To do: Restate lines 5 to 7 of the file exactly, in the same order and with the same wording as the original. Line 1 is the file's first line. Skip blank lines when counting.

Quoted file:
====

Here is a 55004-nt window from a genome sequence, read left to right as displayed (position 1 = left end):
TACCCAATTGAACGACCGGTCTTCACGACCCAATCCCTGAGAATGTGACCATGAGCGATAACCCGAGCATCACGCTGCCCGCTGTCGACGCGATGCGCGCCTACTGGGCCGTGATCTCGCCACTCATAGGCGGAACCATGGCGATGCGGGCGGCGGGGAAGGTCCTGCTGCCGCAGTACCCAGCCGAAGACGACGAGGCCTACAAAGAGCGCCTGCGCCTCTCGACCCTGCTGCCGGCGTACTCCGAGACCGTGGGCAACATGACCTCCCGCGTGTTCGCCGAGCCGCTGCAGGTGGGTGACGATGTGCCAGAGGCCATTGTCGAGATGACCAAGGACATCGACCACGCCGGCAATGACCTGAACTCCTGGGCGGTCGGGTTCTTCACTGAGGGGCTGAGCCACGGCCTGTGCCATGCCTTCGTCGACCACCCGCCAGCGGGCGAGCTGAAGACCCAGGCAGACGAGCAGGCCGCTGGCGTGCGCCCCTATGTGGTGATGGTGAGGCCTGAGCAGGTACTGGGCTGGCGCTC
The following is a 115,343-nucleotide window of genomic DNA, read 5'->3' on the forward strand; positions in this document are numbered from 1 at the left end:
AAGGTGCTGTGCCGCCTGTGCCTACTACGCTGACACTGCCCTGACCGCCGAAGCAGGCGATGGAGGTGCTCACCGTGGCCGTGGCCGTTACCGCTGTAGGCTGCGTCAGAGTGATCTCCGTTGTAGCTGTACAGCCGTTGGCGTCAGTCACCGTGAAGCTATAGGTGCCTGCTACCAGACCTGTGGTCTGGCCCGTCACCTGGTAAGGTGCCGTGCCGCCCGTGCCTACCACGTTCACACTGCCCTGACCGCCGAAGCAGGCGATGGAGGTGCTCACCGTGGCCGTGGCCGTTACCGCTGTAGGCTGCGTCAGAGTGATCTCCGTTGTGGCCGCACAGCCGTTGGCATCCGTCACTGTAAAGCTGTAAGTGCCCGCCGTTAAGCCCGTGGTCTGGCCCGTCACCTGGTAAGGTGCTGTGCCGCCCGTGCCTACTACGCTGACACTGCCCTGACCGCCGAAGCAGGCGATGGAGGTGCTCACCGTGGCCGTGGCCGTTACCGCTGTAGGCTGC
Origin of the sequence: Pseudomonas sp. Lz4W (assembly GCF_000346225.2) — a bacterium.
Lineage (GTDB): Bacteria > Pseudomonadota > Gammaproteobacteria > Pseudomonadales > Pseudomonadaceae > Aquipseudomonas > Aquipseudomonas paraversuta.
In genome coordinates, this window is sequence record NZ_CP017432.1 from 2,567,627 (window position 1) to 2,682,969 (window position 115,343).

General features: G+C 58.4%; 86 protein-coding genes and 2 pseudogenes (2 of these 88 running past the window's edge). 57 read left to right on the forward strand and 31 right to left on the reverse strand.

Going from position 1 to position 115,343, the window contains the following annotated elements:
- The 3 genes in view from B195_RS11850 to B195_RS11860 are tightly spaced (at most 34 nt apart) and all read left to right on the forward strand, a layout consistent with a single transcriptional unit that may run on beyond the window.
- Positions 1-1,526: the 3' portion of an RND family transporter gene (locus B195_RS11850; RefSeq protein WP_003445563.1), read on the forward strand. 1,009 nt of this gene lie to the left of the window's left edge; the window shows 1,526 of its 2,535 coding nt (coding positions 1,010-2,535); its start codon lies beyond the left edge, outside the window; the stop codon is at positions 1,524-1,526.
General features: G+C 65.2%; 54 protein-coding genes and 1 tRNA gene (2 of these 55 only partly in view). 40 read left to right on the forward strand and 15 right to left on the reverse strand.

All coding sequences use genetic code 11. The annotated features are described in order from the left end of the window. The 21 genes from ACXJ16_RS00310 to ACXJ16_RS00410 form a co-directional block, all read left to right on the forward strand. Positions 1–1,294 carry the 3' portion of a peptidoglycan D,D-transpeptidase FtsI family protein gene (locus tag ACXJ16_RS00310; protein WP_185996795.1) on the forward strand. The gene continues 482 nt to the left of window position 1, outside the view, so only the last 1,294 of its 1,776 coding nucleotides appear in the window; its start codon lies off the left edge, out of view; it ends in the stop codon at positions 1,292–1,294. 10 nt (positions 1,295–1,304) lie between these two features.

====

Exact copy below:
Origin of the sequence: Pseudomonas sp. Lz4W (assembly GCF_000346225.2) — a bacterium.
Lineage (GTDB): Bacteria > Pseudomonadota > Gammaproteobacteria > Pseudomonadales > Pseudomonadaceae > Aquipseudomonas > Aquipseudomonas paraversuta.
In genome coordinates, this window is sequence record NZ_CP017432.1 from 2,567,627 (window position 1) to 2,682,969 (window position 115,343).